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5 Takeaways from Dr. Rob Rakowski’s Nutrition Seminar

Dr. Bob Rakowski's nutrition seminar at the 2016 SWIS symposium covered a variety of dietary and lifestyle interventions, from gut healing protocols and sleep support to nutritional cleanses used with elite athletes. Although there were a lot of specifics discussed in regards to the details of nutritional protocols, supplements, and dosages, I feel that the five concepts below are things that anyone can benefit from, regardless of their stage in life.

1. You need to make strong and fast changes with nutrition so that your clients can feel a change.

This point really resonated with me, and from personal experience, I’ve found it to be the best approach for people who have been stagnant for a while in their efforts to improve their health, performance, or physique. When I think back to the periods of time when I, or my clients, made the quickest progress in terms of body composition changes or performance gains, it always involved making a fairly drastic and sudden change to the daily nutrition habits. Although it may seem counter to the popular belief that one should make gradual, small, sustainable changes, this more aggressive approach can work very well for some people, especially those all-or-nothing personality types. Seeing results sooner will greatly increase your motivation to stick with the plan long term. If you start off by making small changes that won’t really yield noticeable results in the short term, something like cutting back on the number of sugary drinks during the day or cooking a healthy dinner a few times per week, you may question if the effort is even worthwhile, and you may decide to scrap your diet plan all-together, especially if patience is not one of your virtues. On the other hand, if you make a relatively big change, like implementing an elimination diet, using a strict low-carb phase for 2-3 weeks, or doing an all-out nutritional cleanse, it is much more likely that you'll notice significant improvements in how you feel within 1-2 weeks, and in how you look (body composition-wise) in as little as 3-4 weeks, which will provide validation for your efforts, and will increase your enthusiasm for sticking with the program.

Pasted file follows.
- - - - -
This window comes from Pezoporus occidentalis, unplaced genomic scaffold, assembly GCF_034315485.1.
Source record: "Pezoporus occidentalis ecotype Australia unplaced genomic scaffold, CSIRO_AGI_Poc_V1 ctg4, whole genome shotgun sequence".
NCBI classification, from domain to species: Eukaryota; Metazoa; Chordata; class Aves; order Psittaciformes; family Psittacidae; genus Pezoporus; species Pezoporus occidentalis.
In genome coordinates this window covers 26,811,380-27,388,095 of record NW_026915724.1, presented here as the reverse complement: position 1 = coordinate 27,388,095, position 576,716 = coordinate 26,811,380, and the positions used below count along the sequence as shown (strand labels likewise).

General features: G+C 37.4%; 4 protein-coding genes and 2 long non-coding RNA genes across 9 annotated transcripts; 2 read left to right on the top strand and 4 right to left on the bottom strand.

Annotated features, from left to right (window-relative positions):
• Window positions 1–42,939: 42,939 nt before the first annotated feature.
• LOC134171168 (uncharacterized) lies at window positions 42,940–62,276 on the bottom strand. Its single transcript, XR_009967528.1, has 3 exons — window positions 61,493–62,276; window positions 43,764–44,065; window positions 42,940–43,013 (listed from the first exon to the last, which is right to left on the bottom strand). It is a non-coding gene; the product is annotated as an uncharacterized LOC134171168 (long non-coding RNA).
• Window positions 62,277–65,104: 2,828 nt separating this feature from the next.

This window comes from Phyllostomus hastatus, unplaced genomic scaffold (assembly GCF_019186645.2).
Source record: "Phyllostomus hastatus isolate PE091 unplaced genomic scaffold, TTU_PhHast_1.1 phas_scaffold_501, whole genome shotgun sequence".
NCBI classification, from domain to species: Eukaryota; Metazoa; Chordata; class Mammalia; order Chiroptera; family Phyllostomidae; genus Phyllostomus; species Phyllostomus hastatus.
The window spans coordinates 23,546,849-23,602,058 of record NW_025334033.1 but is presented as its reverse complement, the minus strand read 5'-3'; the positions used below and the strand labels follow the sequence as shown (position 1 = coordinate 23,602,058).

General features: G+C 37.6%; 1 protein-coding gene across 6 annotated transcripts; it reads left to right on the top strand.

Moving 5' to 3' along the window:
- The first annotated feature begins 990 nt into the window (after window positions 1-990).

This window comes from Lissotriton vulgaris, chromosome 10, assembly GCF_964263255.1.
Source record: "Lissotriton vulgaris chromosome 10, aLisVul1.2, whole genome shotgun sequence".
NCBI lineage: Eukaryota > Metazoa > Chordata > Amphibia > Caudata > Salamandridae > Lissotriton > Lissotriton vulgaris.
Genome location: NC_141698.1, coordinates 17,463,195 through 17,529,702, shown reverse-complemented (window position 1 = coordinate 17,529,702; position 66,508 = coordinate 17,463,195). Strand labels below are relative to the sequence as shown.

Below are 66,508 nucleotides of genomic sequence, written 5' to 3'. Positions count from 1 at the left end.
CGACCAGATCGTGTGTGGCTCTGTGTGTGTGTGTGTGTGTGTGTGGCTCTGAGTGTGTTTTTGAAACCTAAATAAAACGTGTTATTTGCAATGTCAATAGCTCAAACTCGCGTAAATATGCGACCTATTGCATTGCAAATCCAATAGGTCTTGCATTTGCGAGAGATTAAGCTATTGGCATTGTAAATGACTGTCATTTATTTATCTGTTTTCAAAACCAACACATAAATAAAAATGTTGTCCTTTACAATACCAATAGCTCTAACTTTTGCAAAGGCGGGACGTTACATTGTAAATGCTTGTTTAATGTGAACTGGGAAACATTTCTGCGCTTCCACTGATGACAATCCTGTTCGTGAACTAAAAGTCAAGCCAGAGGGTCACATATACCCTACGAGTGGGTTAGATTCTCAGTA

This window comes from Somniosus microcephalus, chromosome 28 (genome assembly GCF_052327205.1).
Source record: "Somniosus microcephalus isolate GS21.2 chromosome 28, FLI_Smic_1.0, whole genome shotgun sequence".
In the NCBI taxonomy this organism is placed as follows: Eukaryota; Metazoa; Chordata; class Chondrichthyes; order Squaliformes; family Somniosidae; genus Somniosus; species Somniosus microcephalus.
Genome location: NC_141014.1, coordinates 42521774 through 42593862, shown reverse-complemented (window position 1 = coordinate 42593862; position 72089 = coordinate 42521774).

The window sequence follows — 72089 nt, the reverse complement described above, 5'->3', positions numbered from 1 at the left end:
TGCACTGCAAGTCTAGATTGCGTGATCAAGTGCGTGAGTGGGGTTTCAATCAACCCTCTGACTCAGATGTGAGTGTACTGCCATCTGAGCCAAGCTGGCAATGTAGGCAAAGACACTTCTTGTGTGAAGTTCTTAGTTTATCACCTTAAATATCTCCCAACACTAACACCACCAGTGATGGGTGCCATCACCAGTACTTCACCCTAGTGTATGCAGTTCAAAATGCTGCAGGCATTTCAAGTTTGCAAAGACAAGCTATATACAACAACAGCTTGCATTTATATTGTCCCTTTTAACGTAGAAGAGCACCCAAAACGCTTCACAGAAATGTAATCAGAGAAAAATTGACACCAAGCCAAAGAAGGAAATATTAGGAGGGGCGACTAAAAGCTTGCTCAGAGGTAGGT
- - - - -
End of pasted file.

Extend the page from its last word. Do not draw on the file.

2. After six days with 6 hours or less of sleep, you are functioning drunk